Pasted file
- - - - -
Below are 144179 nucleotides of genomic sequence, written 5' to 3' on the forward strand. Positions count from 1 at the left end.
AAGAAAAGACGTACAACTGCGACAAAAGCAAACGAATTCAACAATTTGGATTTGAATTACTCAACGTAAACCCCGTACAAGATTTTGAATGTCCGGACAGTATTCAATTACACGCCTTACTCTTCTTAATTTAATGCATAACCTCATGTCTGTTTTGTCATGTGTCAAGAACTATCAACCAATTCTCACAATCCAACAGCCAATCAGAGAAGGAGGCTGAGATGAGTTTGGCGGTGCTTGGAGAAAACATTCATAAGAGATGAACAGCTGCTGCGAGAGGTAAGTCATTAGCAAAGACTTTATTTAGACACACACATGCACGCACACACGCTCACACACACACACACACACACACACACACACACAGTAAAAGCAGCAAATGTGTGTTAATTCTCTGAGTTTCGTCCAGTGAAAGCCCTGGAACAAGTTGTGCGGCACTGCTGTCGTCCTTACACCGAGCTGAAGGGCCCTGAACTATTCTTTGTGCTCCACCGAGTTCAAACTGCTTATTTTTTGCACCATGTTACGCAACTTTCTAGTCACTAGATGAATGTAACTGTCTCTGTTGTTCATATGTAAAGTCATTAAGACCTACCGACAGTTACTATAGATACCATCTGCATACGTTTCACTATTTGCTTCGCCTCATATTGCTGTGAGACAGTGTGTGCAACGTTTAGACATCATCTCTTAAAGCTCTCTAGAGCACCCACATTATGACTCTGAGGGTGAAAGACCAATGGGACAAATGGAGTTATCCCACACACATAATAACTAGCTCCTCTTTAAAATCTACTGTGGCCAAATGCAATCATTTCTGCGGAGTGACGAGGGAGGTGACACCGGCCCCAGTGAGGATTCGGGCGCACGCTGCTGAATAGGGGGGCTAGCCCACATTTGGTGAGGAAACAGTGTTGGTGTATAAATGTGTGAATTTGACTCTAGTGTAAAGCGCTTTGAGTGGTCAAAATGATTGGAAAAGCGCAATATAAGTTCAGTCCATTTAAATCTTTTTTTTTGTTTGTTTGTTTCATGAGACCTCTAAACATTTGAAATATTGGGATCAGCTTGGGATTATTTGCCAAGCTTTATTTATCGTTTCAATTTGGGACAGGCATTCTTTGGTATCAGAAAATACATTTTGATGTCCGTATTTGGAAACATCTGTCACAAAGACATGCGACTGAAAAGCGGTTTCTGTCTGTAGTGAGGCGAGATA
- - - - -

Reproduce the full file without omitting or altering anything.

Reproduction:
Below are 144179 nucleotides of genomic sequence, written 5' to 3' on the forward strand. Positions count from 1 at the left end.
AAGAAAAGACGTACAACTGCGACAAAAGCAAACGAATTCAACAATTTGGATTTGAATTACTCAACGTAAACCCCGTACAAGATTTTGAATGTCCGGACAGTATTCAATTACACGCCTTACTCTTCTTAATTTAATGCATAACCTCATGTCTGTTTTGTCATGTGTCAAGAACTATCAACCAATTCTCACAATCCAACAGCCAATCAGAGAAGGAGGCTGAGATGAGTTTGGCGGTGCTTGGAGAAAACATTCATAAGAGATGAACAGCTGCTGCGAGAGGTAAGTCATTAGCAAAGACTTTATTTAGACACACACATGCACGCACACACGCTCACACACACACACACACACACACACACACACACAGTAAAAGCAGCAAATGTGTGTTAATTCTCTGAGTTTCGTCCAGTGAAAGCCCTGGAACAAGTTGTGCGGCACTGCTGTCGTCCTTACACCGAGCTGAAGGGCCCTGAACTATTCTTTGTGCTCCACCGAGTTCAAACTGCTTATTTTTTGCACCATGTTACGCAACTTTCTAGTCACTAGATGAATGTAACTGTCTCTGTTGTTCATATGTAAAGTCATTAAGACCTACCGACAGTTACTATAGATACCATCTGCATACGTTTCACTATTTGCTTCGCCTCATATTGCTGTGAGACAGTGTGTGCAACGTTTAGACATCATCTCTTAAAGCTCTCTAGAGCACCCACATTATGACTCTGAGGGTGAAAGACCAATGGGACAAATGGAGTTATCCCACACACATAATAACTAGCTCCTCTTTAAAATCTACTGTGGCCAAATGCAATCATTTCTGCGGAGTGACGAGGGAGGTGACACCGGCCCCAGTGAGGATTCGGGCGCACGCTGCTGAATAGGGGGGCTAGCCCACATTTGGTGAGGAAACAGTGTTGGTGTATAAATGTGTGAATTTGACTCTAGTGTAAAGCGCTTTGAGTGGTCAAAATGATTGGAAAAGCGCAATATAAGTTCAGTCCATTTAAATCTTTTTTTTTGTTTGTTTGTTTCATGAGACCTCTAAACATTTGAAATATTGGGATCAGCTTGGGATTATTTGCCAAGCTTTATTTATCGTTTCAATTTGGGACAGGCATTCTTTGGTATCAGAAAATACATTTTGATGTCCGTATTTGGAAACATCTGTCACAAAGACATGCGACTGAAAAGCGGTTTCTGTCTGTAGTGAGGCGAGATA